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    Hey I have worked on this problem:

    A Minister and a Bishop were having a cup of tea. There was a knock at the door, and three bell ringers entered the room. After introductions, the Bishop asked the Minister how old the bell ringers were. “Well,” the Minister said, knowing the Bishop had a penchant for numerical puzzles, “if you multiplied their three ages together, you’d get 2,450. But if you added them, you’d get twice your age.” “Hmm,” the Bishop muttered, after several moments’ thought. “I haven’t enough information to solve that.” “It may help, my dear Bishop,” offered the Minister, “to know that I am older than anyone else here in the room.” “Yes, indeed it would,” replied the Bishop. “Now I know their ages.” The question is: How old is the Minister? You may assume that all ages are integers.

    I found the prime factorisation of 2450 and then made a table and tried to list all the possible values of a,b and c. However I missed some cases.

    With these kinds of problemsI always seem to miss some cases... What is the best way to list all cases systematically? I use usually use a table, but most of the time I am not sure how to start listing the cases.
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    (Original post by FXLander)
    Hey I have worked on this problem:

    A Minister and a Bishop were having a cup of tea. There was a knock at the door, and three bell ringers entered the room. After introductions, the Bishop asked the Minister how old the bell ringers were. “Well,” the Minister said, knowing the Bishop had a penchant for numerical puzzles, “if you multiplied their three ages together, you’d get 2,450. But if you added them, you’d get twice your age.” “Hmm,” the Bishop muttered, after several moments’ thought. “I haven’t enough information to solve that.” “It may help, my dear Bishop,” offered the Minister, “to know that I am older than anyone else here in the room.” “Yes, indeed it would,” replied the Bishop. “Now I know their ages.” The question is: How old is the Minister? You may assume that all ages are integers.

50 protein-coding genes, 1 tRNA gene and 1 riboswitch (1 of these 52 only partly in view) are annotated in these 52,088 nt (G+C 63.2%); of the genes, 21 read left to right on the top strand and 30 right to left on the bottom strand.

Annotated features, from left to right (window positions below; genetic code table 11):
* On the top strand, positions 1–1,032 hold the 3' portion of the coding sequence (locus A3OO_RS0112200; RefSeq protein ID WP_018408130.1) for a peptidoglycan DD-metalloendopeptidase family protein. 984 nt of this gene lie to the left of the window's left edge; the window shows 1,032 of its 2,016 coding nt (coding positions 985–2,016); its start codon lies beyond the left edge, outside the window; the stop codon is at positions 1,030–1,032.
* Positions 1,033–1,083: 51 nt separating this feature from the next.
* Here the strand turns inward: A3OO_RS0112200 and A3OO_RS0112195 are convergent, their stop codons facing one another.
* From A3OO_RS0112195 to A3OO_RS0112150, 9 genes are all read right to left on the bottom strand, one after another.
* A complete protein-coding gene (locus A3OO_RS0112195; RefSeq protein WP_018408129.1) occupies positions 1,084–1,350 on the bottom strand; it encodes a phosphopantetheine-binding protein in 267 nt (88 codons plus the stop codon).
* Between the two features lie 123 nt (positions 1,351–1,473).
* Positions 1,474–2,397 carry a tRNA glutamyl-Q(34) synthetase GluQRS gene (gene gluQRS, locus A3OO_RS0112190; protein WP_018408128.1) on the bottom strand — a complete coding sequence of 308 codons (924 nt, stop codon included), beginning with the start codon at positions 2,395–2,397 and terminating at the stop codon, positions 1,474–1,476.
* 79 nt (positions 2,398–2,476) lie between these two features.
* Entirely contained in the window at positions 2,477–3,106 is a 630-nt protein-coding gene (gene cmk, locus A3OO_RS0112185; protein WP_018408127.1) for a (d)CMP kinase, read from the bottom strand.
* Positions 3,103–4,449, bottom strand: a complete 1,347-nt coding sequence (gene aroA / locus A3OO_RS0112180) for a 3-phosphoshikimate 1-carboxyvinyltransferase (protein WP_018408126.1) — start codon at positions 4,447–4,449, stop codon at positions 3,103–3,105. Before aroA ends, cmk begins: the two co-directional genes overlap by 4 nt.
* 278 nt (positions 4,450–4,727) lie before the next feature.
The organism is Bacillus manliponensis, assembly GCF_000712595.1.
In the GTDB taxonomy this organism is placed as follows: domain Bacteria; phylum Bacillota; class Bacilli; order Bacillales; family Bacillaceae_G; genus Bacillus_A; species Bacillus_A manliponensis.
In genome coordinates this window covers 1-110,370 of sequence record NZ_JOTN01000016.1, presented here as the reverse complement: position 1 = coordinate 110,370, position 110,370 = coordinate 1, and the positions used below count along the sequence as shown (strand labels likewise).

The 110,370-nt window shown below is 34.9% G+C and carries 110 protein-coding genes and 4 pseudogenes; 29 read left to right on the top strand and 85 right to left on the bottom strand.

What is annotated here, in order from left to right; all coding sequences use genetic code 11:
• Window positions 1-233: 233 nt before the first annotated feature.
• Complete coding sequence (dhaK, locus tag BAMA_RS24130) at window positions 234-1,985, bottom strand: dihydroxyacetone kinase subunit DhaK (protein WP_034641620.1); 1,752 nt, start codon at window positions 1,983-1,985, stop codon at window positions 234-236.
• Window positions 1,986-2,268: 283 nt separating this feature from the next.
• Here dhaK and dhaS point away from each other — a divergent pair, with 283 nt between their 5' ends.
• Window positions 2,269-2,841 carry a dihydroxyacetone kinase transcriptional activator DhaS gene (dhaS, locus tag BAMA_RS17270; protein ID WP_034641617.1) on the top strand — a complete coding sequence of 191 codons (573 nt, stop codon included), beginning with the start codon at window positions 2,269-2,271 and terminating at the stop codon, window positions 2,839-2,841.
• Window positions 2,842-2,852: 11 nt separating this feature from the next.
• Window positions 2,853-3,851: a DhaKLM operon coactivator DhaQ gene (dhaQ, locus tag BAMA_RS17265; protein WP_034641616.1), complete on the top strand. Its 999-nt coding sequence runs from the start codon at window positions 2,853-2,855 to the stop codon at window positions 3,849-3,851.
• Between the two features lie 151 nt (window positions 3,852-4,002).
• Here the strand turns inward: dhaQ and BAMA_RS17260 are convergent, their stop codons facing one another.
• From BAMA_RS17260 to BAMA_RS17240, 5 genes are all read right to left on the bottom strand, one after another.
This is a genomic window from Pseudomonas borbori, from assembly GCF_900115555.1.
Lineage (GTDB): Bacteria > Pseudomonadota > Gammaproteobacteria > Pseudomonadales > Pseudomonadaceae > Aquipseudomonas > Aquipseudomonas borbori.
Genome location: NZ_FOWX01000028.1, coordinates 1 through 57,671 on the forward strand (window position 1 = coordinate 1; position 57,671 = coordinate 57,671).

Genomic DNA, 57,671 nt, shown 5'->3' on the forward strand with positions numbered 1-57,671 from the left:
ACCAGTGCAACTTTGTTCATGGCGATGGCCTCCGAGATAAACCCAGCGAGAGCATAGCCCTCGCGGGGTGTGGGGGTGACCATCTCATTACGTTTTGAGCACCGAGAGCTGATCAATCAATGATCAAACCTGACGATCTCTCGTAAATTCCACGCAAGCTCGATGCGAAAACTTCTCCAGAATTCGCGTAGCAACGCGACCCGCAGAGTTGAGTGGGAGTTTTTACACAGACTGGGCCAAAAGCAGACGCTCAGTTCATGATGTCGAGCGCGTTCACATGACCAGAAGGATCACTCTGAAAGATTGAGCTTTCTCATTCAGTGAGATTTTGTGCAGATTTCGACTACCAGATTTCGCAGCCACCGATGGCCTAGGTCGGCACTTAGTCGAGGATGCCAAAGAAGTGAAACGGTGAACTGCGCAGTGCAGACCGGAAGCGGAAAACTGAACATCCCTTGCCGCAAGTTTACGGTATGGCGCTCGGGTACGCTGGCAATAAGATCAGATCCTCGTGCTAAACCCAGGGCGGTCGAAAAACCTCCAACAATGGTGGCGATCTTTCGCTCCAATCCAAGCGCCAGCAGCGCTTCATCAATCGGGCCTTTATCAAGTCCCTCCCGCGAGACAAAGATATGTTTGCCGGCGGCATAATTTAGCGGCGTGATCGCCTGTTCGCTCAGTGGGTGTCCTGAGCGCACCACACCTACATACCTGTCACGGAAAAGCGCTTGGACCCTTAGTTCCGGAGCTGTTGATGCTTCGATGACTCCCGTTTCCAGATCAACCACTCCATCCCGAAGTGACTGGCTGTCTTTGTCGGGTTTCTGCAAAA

I found the prime factorisation of 2450 and then made a table and tried to list all the possible values of a,b and c. However I missed some cases.

    With these kinds of problemsI always seem to miss some cases... What is the best way to list all cases systematically? I use usually use a table, but most of the time I am not sure how to start listing the cases.
    the prime factorisation is 2,5,5,7,7

    well since it's peoples ages I think you can safely assume there aren't any 120+ year olds capable of ringing bells in the world...If the riddler wanted to be awkward they'd have made it numbers of stamps in stamp collections or something else that provides no clue.

    so there's only 3 combinations where one of the ringers ages will be a product of 3 primes and 2 will always have to be one of those 3 primes.

    then you just need to list the combinations where you've got 2 ringers with ages that are the product of 2 primes.

    so 9 cases in total
 
 
 
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